In FE Marcos village, Aquino hits martial law, Binay
NUEVA ECIJA, Philippines – The arch beside the Pag-asa Sports Complex in San Jose City, Nueva Ecija, proudly announced it was named “Barangay FE Marcos.”
But a few meters away, President Benigno Aquino III, son of democracy icons Benigno “Ninoy” Aquino Jr and Corazon Aquino, blasted the dark days of martial law, during which the dictator Ferdinand Edralin Marcos reigned over the country for more than two decades.
On Thursday, February 25, the country commemorates 30 years since Marcos was ousted during the People Power Revolution of 1986. Aquino was in San Jose on Wednesday, February 24, to grace the campaign rally of Manuel Roxas II, the standard-bearer of the ruling Liberal Party (LP), running mate Leni Robredo, and their Senate slate.
Aquino, speaking before thousands clad in LP’s trademark yellow, recounted the experience of his late father, who was among the many high-profile political figures imprisoned during martial law.
The President’s father, an LP stalwart then and a vocal detractor of Marcos, was imprisoned as soon as martial law was declared. In Fort Magsaysay, roughly a two-hour drive away from San Jose, Aquino Sr was detained in solitary confinement for over a month.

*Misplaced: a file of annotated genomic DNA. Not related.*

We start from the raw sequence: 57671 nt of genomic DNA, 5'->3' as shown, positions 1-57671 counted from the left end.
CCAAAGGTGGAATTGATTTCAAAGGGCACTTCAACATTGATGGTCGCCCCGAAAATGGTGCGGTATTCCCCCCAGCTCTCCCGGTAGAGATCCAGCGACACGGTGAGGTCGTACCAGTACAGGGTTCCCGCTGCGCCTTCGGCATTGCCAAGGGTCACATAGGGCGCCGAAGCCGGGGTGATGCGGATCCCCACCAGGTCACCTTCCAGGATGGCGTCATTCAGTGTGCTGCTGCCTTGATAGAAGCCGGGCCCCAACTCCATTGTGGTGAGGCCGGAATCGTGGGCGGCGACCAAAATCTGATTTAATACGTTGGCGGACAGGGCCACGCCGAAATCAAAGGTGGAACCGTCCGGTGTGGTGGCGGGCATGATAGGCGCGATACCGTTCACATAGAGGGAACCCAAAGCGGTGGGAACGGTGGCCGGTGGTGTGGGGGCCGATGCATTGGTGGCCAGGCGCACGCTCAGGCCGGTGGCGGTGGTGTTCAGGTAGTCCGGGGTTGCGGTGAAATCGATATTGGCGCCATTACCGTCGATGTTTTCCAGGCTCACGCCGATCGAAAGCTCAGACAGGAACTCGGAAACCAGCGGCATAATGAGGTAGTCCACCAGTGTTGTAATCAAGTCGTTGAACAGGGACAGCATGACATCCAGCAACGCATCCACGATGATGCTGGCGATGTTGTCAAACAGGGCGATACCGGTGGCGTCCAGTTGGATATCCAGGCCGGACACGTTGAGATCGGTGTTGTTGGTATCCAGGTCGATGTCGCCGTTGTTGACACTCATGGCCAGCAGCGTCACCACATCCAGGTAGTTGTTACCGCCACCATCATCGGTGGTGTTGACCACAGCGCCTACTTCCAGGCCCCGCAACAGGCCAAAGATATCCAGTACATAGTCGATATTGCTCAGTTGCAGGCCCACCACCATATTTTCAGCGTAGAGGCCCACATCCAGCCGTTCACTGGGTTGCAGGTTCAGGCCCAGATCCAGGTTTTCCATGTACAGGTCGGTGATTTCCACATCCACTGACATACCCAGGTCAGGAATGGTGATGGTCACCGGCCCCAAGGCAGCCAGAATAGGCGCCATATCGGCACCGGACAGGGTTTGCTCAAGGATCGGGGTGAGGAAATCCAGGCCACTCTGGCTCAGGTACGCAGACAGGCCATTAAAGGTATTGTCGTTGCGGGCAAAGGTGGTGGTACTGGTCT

Aquino and another senator, Jose Diokno, were held in a high-security detention facility in Fort Magsaysay for 30 days. Their families were only allowed to see them once.
“Nang kami naman po ang mabigyan ng pagkakataong makita ang aming ama, matibay man ang kanyang loob, ay hindi po niya napigilang lumuha…. Sabi niya po sa amin noon, nagdadasal siya sa Birheng Maria na bigyan siya ng huling pagkakataon na makita ang kanyang pamilya. Sa pagkikita naming doon, doon na rin po niya binilin sa akin na ako na ang bahala sa aking ina at mga kapatid,” recounted Aquino, the only son of Ninoy and Cory.
(When we were given a chance to see our father, no matter how strong he was, he couldn’t help but cry. He told us then, he prayed to the Virgin Mary to give him one more chance to see his family. When we met, that’s when he told me to take care of my mother and sisters.)
Diokno and the older Aquino were not allowed to see each other during their confinement, recounted the President. The only way they knew the other was still alive was when one would sing “Lupang Hinirang” and the other would reply with “Ang Bayan Ko.”
The older Aquino was eventually released after more than 7 years. He flew to the United States for medical treatment but returned to the Philippines in 1983. He was gunned down the moment he alighted his plane.
The martial law years are remembered as among the darkest in the country’s history. The Marcoses allegedly pocketed billions in government funds while suppressing dissidents through violence.
#NeverAgain to GMA, Martial Law, Binay?
Aquino compared the dark days of martial law to the administration of his immediate predecessor, former president-turned-Pampanga Representative Gloria Macapagal Arroyo.
“Kung iisipin, ganyang kadiliman din po ang dinaanan natin sa pamumuno ng ating sinundan, kung saan naglaho ang isang dekada sa ating bayan. Hindi na nga po natin maibabalik ito. Ang magagawa lang po natin: gawin ang tama sa kasalukuyan, at tiyaking hindi na mauulit pa ang kamalian ng nakaraan,” said Aquino